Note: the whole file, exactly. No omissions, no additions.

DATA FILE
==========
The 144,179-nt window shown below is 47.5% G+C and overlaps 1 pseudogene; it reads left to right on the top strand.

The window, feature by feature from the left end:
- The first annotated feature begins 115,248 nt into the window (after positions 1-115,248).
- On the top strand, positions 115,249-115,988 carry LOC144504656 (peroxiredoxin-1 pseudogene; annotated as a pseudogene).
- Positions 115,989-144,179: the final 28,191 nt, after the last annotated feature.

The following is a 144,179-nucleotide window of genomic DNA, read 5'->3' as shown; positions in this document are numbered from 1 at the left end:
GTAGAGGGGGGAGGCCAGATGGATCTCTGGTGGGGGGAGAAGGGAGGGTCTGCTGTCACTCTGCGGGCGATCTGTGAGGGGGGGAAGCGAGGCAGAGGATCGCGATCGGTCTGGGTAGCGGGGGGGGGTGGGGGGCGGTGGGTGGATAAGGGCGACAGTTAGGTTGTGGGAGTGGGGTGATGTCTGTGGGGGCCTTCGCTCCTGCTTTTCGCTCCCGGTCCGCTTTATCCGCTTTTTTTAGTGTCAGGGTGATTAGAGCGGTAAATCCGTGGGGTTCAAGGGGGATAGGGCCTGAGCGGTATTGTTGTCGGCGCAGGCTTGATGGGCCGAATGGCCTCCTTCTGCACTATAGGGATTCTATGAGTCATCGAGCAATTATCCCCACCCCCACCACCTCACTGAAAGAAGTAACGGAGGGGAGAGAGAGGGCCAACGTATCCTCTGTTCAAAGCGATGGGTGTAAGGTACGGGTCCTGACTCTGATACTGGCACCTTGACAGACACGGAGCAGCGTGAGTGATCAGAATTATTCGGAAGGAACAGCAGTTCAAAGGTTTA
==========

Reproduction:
The 144,179-nt window shown below is 47.5% G+C and overlaps 1 pseudogene; it reads left to right on the top strand.

The window, feature by feature from the left end:
- The first annotated feature begins 115,248 nt into the window (after positions 1-115,248).
- On the top strand, positions 115,249-115,988 carry LOC144504656 (peroxiredoxin-1 pseudogene; annotated as a pseudogene).
- Positions 115,989-144,179: the final 28,191 nt, after the last annotated feature.

The following is a 144,179-nucleotide window of genomic DNA, read 5'->3' as shown; positions in this document are numbered from 1 at the left end:
GTAGAGGGGGGAGGCCAGATGGATCTCTGGTGGGGGGAGAAGGGAGGGTCTGCTGTCACTCTGCGGGCGATCTGTGAGGGGGGGAAGCGAGGCAGAGGATCGCGATCGGTCTGGGTAGCGGGGGGGGGTGGGGGGCGGTGGGTGGATAAGGGCGACAGTTAGGTTGTGGGAGTGGGGTGATGTCTGTGGGGGCCTTCGCTCCTGCTTTTCGCTCCCGGTCCGCTTTATCCGCTTTTTTTAGTGTCAGGGTGATTAGAGCGGTAAATCCGTGGGGTTCAAGGGGGATAGGGCCTGAGCGGTATTGTTGTCGGCGCAGGCTTGATGGGCCGAATGGCCTCCTTCTGCACTATAGGGATTCTATGAGTCATCGAGCAATTATCCCCACCCCCACCACCTCACTGAAAGAAGTAACGGAGGGGAGAGAGAGGGCCAACGTATCCTCTGTTCAAAGCGATGGGTGTAAGGTACGGGTCCTGACTCTGATACTGGCACCTTGACAGACACGGAGCAGCGTGAGTGATCAGAATTATTCGGAAGGAACAGCAGTTCAAAGGTTTA